Turkish Parliamentary commission arrives at gold mine landslide site in İliç

The Turkish Parliament’s ad hoc commission on the İliç Gold Mine disaster arrived at the mine site three months after the accident. The committee observed and heard from experts regarding the malpractices that led to the collapse of the heap leach. 

Duvar English

The parliamentary investigation commission for the gold mine disaster in Turkey’s eastern Erzincan province on May 8 arrived at the mine site to observe ongoing rescue operations and the work safety negligences that had led to the accident.

Turkish Disaster Management Agency’s (AFAD) earthquake and risk mitigation chair informed the commission members that 3.8 million cubic meters of soil was removed from the collapse site in 195,000 rounds. 

Two deputies from the main opposition Republican People’s Party (CHP) shared their preliminary findings with the ANKA News Agency.

According to the deputies, 10 million cubic meters of soil had collapsed in the third and fourth phases of the heap leach. 

The deputies suspected overloading and over-irrigating had caused the collapse. “Liquid density in the soil heap increased to full saturation, which then became structurally unsound,” said one deputy. 

As was noted after the accident, the collapsed heap had reached 270 meters tall at some points, which was higher than the approved levels. The collapse occurred while workers were on level 33 of the heap, even though the project plans allowed for 32 levels in total. 

“We are talking about the world’s most dangerous and highest heap leach here,” said a deputy.  

In the environmental impact assessment of the project, the total capacity of the heaps was determined as 58 million tonnes. However, as one deputy stated, official data from the Energy and Natural Resources Ministry showed the leach heap having 68 million tonnes.

Accordingly, 10 tonnes of soil were overloaded at the heap, which contributed to the disaster. 

“We see unbridled greed for profits at this mine. We see the pressure to overproduce. Unfortunately, the Anagold company has singlehandedly destroyed an already very profitable gold mine due to greediness, and killed nine workers in the process,” the deputy concluded.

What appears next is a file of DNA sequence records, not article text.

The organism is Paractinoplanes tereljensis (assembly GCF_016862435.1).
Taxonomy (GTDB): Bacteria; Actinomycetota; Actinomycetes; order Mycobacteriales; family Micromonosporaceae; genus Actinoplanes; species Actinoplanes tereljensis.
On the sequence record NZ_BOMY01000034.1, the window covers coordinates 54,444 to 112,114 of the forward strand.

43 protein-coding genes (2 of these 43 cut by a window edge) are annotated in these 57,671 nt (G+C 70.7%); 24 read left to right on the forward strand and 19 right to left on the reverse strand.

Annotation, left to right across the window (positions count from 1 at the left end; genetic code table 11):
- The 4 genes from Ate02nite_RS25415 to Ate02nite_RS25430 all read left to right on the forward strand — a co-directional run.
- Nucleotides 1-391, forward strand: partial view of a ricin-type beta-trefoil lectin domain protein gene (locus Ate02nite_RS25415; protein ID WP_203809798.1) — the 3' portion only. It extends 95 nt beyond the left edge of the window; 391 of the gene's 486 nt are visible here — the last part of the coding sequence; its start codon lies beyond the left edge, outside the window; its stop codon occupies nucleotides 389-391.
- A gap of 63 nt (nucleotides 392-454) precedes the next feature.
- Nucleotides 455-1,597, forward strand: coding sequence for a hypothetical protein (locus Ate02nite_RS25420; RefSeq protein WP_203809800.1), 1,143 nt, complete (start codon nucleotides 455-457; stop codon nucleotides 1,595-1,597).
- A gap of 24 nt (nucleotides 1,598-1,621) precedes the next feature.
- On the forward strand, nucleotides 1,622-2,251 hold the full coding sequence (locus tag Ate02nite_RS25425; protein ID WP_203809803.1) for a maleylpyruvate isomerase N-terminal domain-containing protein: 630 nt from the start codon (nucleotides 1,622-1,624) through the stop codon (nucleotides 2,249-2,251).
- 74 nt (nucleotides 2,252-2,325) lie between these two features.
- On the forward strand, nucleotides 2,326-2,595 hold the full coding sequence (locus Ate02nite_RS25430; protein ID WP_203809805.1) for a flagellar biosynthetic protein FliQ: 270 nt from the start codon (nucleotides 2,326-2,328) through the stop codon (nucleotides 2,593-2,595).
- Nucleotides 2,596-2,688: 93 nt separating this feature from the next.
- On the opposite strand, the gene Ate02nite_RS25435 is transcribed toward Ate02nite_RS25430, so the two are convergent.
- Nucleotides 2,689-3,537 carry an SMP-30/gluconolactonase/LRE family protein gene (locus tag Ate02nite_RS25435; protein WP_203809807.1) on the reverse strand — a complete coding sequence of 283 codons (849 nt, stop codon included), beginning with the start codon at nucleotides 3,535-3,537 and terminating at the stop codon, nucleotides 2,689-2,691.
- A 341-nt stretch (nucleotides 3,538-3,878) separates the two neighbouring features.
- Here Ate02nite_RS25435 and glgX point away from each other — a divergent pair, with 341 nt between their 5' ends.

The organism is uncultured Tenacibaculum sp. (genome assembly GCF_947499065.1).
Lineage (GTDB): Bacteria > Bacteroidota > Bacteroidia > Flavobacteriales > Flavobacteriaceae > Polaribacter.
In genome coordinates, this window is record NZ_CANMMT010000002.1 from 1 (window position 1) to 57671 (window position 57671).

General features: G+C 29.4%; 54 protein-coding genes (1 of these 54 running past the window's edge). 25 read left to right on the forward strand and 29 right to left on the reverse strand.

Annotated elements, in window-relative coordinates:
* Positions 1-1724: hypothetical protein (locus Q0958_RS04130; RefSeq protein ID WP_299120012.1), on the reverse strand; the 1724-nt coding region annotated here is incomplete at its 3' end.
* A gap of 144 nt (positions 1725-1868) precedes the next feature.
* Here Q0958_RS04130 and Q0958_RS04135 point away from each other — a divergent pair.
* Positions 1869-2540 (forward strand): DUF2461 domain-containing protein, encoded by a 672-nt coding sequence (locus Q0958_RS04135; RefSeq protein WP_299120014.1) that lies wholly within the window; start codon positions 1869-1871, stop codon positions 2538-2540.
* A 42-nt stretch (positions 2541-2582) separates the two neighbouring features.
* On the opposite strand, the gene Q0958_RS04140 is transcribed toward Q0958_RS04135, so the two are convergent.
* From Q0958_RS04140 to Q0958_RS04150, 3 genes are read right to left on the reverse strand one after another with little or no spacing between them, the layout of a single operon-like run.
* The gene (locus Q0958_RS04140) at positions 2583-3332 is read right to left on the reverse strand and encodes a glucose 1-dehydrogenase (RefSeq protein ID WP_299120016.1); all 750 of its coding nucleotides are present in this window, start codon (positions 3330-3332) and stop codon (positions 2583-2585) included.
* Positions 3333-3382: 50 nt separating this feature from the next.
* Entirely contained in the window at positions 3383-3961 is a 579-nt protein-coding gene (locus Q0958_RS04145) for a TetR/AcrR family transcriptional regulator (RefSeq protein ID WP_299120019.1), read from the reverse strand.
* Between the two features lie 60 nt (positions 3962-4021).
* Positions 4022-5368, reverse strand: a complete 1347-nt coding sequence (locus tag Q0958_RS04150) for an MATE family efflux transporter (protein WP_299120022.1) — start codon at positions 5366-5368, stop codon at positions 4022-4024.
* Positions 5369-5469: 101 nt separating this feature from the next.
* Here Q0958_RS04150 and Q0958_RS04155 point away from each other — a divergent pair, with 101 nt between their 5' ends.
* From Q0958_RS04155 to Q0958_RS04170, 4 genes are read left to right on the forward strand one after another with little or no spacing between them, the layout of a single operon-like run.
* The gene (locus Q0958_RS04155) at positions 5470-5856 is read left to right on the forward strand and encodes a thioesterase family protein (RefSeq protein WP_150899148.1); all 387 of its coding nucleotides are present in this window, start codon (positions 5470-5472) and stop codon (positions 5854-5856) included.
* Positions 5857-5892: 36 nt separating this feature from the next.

The commission questioned the Anagold Mining President and heard opinions from the Labor Ministry, State Water Works (DSİ), and AFAD before arriving at the İliç district on May 6. 

What happened?

Nine workers on Feb. 13 were trapped under tonnes of soil contaminated with chemicals after a heap exceeding recommended amounts slid, exposing cyanide to the environment. 

Search teams could recover the bodies of two workers almost two months after the disaster. Seven bodies remain under the massive soil heap as rescue efforts continue. 

The accident was a result of a series of decisions by the operator Anagold Mining Company and the Turkish officials, neglecting workers’ safety and the environment.

Nine suspects, including the Canadian manager of the company and engineers employed at the mine, were arrested as part of the investigation launched by the Erzincan Chief Public Prosecutor's Office. Another three suspects were released on judicial control measures.

Experts noted that such a disaster at the mine was a long time coming, despite their repeated warnings. 

The Union of Chambers of Turkish Engineers and Architects (TMMOB) warned against the “demolition, sliding, and slipping risks” in the mining facility months before the accident.